Kathryn: I recently wrote a post for Pornokitsch’s “Friday Five” column on positive representations of disability where I pointed to the work of writers like Larissa Lai, Jacqueline Koyanagi, Morgan J. Locke, James Patrick Kelly, and Nalo Hopkinson. I think it’s important to keep in mind that a writer might put out a book that has a realistic or “positive” depiction of disability but it’s not marketed that way. The disability community is quite diverse and I am not familiar with every part of it (my little corners exists as part of the larger SF and scholarly communities) but there are certainly novels and movies that resonate more strongly with some people with disabilities than others. One fantastic resource for people who read YA literature, for instance, is the Disability in Kidlit blog—you can find excellent reviews and discussions of the portrayal of disability in the YA market there.

Some crowdfunding for books runs aground on the criticism that it’s now possible to publish book in print and ebook without it costing the publisher a penny in production costs. Why do you think the Future Fire’s projects have managed to escape that trap?

Djibril: Ha!—primarily because we’ve never raised enough money to completely cover our production costs, for one thing. But seriously, Futurefire.net is not and never will be a profit-making press: any further income we make after cover our costs will go back to the authors. The idea that there are no production costs at all is a fallacy: yes, you can publish via a print-on-demand supplier (as we do); yes, you can hand-craft e-books using XHTML and Calibre (as I do), but that’s not cost-free. Proofreading and copyediting take time; ISBNs and other production/distribution set-up costs money; marketing and review copies cost money. Even a modest, home-brewed anthology has several hundred dollars worth of set-up costs to recoup from sales. (And all this is without factoring in what we pay the authors.)

Why is it important to you that this be a paying publication?

Djibril: From a very selfish perspective, offering a professional rate of author pay is essential, because you receive many more stories this way; most top-notch authors won’t write for free, but even that aside, you need a slushpile of at least a hundred stories from which to select 12-15 great pieces for a themed anthology. On a more principled note, though, it’s important to pay authors a fair rate because writing is hard, it’s feeding your own blood to a beast that maybe no one else will ever love. Writers deserve to be paid (and this is the editor of a ’zine that pays token or “semipro” rates speaking.) Especially since we are hoping to receive many stories from authors who are underrepresented in speculative fiction—people from outside the Anglo-American world, people with disabilities, and so forth—many of these people are already financial disadvantaged, so paying them a fair rate for their fiction is even more important.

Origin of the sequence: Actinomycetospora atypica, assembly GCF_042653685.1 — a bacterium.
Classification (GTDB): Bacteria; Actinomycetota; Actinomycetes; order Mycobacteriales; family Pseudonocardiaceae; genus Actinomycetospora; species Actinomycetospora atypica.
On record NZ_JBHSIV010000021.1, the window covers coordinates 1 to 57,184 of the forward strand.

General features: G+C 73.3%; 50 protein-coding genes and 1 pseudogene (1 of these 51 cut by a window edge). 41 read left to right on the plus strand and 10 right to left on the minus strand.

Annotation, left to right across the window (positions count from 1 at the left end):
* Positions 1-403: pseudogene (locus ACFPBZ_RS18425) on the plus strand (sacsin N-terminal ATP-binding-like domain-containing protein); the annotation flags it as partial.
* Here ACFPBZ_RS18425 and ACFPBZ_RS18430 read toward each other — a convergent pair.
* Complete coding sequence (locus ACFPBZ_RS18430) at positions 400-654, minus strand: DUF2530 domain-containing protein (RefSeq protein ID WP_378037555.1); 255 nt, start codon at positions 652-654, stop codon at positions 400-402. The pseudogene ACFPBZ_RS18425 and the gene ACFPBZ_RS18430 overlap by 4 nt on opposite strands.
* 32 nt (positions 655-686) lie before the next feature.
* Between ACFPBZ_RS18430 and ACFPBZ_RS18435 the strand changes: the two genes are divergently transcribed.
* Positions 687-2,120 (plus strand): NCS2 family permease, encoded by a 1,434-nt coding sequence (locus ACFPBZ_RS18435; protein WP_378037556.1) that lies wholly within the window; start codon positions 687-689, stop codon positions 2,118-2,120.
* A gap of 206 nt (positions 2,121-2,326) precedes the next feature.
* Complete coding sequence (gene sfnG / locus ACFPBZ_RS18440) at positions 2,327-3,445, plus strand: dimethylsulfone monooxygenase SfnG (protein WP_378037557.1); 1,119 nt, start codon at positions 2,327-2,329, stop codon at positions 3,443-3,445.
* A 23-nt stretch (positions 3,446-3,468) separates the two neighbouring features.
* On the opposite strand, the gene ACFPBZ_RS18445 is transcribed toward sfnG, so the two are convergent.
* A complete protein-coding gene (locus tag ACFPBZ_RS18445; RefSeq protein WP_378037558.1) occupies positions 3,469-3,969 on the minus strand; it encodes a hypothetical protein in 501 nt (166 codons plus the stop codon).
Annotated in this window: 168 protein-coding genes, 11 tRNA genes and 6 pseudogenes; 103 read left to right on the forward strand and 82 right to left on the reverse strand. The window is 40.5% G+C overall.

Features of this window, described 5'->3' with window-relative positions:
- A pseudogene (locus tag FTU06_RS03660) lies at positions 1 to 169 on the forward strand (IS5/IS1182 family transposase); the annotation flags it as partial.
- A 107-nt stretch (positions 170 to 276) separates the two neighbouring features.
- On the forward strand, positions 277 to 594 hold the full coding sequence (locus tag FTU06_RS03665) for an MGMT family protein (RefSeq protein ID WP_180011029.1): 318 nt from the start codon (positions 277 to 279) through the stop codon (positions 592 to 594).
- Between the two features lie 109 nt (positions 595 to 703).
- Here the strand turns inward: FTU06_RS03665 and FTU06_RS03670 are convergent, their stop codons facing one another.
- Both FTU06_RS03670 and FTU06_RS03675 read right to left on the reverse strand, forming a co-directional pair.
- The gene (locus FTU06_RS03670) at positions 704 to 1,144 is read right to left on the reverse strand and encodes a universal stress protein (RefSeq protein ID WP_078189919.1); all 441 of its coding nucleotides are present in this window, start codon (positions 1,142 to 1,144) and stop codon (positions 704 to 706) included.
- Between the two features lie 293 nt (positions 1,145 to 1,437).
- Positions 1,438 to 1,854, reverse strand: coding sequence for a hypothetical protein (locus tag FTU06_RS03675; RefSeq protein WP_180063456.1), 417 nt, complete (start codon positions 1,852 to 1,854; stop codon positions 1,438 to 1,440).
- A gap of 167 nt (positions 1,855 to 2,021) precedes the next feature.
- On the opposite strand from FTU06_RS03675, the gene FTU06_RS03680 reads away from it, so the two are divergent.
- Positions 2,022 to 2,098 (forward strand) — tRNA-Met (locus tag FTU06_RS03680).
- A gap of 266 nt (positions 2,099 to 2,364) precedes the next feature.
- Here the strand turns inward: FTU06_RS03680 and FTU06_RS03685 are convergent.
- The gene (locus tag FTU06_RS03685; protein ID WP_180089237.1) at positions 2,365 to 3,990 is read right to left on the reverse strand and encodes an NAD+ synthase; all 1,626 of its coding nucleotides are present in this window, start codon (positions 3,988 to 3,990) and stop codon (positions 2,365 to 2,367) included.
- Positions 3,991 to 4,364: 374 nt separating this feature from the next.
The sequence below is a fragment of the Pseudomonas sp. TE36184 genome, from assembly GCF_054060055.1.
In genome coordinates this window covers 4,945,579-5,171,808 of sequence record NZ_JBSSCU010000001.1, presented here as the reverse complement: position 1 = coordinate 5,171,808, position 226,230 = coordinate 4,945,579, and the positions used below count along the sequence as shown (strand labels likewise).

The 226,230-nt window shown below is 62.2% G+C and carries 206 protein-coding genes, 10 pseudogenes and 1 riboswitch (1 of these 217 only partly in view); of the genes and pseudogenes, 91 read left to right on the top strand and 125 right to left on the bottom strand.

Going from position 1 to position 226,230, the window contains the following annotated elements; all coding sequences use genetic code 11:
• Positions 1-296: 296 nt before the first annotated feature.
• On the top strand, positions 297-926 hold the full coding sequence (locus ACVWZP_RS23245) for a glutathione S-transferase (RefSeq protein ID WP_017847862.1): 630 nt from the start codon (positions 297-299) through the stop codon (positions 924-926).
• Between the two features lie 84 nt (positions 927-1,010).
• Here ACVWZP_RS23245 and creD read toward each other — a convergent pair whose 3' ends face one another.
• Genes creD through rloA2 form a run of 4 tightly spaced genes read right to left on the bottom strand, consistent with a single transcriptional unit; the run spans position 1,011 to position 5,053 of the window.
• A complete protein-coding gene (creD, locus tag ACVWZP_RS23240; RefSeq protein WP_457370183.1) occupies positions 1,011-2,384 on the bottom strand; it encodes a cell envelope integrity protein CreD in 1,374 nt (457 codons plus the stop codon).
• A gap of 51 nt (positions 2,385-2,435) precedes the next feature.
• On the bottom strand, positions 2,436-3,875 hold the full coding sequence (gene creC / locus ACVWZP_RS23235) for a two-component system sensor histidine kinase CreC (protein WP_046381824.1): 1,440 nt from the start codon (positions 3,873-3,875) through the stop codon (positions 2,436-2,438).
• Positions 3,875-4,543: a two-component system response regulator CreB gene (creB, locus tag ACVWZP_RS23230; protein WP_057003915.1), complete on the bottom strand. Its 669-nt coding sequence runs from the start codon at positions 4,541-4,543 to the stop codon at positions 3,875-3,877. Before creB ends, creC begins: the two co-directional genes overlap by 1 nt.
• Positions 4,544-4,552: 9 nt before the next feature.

How do you approach the creation of perks for funders of your Indiegogo project? Where have you seen other projects go wrong? Has the good track record of the Future Fire in putting out its crowdfunded books, and the good reviews they’ve had, helped with the subsequent projects?

Djibril: We’re by no means authorities on good crowdfunding practice, but I can say that I’ve learned from my own mistakes with a previous campaign. The first is that a four- or six-week fundraiser run is not a long time, so you have to work really hard to get the word out to all the communities who might be able to help. The successful projects are the ones who have tapped into the enthusiasm and support of their networks of collaborators and allies to help with spreading the word, writing or hosting blog posts, and even providing some of the higher level perks (like the story critiques, book bundles and Tuckerizations in our campaign). And yes, I think the success of previous publications both helps with our reputation, our reach and visibility, and increases the size of our network of friends to call on for help.

When the book opens to submissions, what kind of stories will you be looking for? And what aren’t you looking for?

Kathryn: We definitely don’t want stories of “cure” or that depict people with disabilities (visible or invisible) as “extra special” people that are inspirations to the able-bodied. We want to read stories that place people with disabilities at the centre as three-dimensional characters (with strengths and flaws). We want stories that are informed by an understanding of disability issues and politics, and that are intersectional (addressing race, class, gender, sexuality, etc.). We want submissions from writers that think critically about how prosthetic technologies, new virtual and physical environments, and genetic modifications will impact human bodies, our communities, and the planet. We want to know: “What does an accessible future look like?” We want to read submissions from as many voices as possible.

When do you hope the finished book will be available?

Djibril: Our current timescale is for mid-2015; slightly earlier for reviewers and backers of the fundraiser. We’re not committing to anything right now, but that’s a likely target. You’ll certainly be hearing from us when it is!

Read more about the Accessing the Future Indiegogo project here. The campaign began on August 2 and will close on September 16. Tuckerizations are still available! 

Djibril's previous book, We See a Different Frontier, co-edited with Fabio Fernandes, was very good. Read our review here.